While the 18,000 passengers affected by the Ryanair strikes had at least 48 hours’ notice of the cancellations, many more were hit by sudden cancellations – particularly on easyJet and British Airways to Gatwick and Heathrow.
On Friday, many thunderstorms were spread across the northern Mediterranean from the Balearic islands to the coasts of southern France and northern Italy. As a result, easyJet cancelled around 30 flights, affecting about 5,000 people.
British Airways made many cancellations, mainly to and from Heathrow, and delayed about a dozen planes overnight in various locations.
One of the grounded flights was BA357 from Nice to Heathrow, which was delayed for three hours and eventually postponed overnight.
Airlines that cancel flights are required to provide hotels for passengers, and transport for them to get there. But BA booked rooms only for the pilots and cabin crew.
Passengers were instead given a letter saying that British Airways would pay up to £200 for a hotel room, and £50 for the return journey by taxi.
In August even a three-star hotel on the French Riviera costs more than £200 per night.
Many passengers stayed at the airport, including Adam Whitfield, who tweeted: “12hrs and counting at @NiceAirportFR. No water, no info, no BA staff. 6 more hours to wait. Single girls, families and elderly on their own.”
Elaine Lewis from west London told The Independent: “I naively thought we would be bussed to a hotel and put up for the night.
“Many people especially with young children ended up staying in the airport because there were no hotel rooms or, if there were, they were too expensive.
“This morning we got to the airport at 6am to learn that our 8am flight is expected at 12.30pm.”
Graham Burdon tweeted: “Our family has just spent the night on airport concourse and we have to take 15hrs delay whilst watching other BA flights board on time. There are still no BA staff here.”
A spokesperson for British Airways said: “We are sorry for the delay to our customers’ travel plans due to the thunderstorms across parts of the UK and Europe.
“We have been doing everything we can to minimise disruption.
“By law cabin and flight crew require a minimum rest time and unfortunately it took longer than originally anticipated to locate accommodation for them as the hotels across Nice are very busy at the moment.
“We contacted customers as soon as possible to advise them of the delay.”
At Biarritz airport in southwest France, easyJet cancelled Friday night’s departure to Gatwick at late notice.
One 14-year-old passenger. Georgiana Hillier, was told the airline would provide no assistance and that she should return in five days for the first available flight.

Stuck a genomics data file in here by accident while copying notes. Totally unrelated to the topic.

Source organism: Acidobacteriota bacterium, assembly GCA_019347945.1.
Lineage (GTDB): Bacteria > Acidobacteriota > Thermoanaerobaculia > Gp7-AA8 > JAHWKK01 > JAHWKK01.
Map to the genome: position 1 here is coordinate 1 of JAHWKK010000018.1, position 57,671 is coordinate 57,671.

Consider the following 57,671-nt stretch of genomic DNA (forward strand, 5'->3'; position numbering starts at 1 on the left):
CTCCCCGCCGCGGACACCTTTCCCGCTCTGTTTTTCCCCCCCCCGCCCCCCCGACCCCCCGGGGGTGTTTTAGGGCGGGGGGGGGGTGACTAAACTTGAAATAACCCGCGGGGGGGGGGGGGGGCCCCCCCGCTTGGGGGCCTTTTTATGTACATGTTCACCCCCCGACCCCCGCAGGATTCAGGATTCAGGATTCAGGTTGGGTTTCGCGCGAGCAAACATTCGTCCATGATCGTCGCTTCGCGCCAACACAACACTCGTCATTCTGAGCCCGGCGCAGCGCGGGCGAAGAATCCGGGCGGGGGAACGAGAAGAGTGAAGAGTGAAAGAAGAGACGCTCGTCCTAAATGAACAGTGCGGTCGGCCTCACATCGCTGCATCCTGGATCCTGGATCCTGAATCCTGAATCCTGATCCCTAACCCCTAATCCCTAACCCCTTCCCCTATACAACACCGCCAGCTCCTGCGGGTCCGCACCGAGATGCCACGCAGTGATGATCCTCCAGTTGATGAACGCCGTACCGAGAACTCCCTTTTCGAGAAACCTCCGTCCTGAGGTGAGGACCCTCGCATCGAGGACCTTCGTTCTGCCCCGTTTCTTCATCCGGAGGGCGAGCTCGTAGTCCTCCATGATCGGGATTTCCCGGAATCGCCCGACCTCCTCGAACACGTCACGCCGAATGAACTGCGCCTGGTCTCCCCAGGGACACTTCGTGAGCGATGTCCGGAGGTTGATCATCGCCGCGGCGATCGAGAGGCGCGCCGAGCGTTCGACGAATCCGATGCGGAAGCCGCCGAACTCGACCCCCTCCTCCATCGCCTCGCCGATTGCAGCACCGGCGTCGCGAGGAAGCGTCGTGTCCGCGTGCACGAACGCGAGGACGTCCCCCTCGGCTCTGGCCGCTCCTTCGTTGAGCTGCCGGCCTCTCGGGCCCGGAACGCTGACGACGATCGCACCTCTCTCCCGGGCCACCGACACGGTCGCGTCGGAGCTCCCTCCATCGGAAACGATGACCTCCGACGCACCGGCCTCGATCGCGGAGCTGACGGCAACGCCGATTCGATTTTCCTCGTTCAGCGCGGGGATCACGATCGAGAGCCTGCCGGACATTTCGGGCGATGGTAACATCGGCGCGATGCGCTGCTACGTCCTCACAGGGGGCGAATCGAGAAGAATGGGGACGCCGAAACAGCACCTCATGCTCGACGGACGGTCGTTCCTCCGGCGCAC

Her father, Chris Hillier, said: “I am apoplectic with rage towards easyJet and their abandonment of my 14-year-old daughter for five days in a foreign airport.”
An easytJet spokesperson said: ”Due to thunderstorm activity across Europe on 10 August, easyJet like other airlines, saw some disruption to its flights to and from UK airports because of air traffic control restrictions and runway closures.
“Unfortunately, due to limited hotel availability particularly in London, we were unable to provide hotel accommodation for all passengers and advised them to source their own accommodation for which they would be refunded.
“While the situation is outside of its control, we would like to apologise to passengers for any inconvenience. The safety of its passengers and crew is the airline’s highest priority.”
Across the Spanish border in Girona, a Ryanair flight to Birmingham was cancelled while passengers waited in the departure lounge. One of then, Jessica Longbottom, said: “Our replacement flight is on Sunday out of Barcelona to East Midlands.
“We all had to arrange our transport and hotels late into the evening. Families with children were struggling.”
As a result of Friday’s disruption, widespread cancellations are continuing at Britain’s two busiest airports, with as many as 10,000 passengers affected.
At Gatwick, easyJet has cancelled around 20 flights, including to holiday spots such as Marseille, Nice and Split in Croatia.
British Airways has grounded around 30 flights, mostly to and from Heathrow, with some very long delays.
An inbound British Airways flight from Venice to Gatwick is operating 20 hours late.
Motorists crossing to France from both the port of Dover and the Eurotunnel terminal at Folkestone complained on social media about long delays while passports were checked by French border officials.
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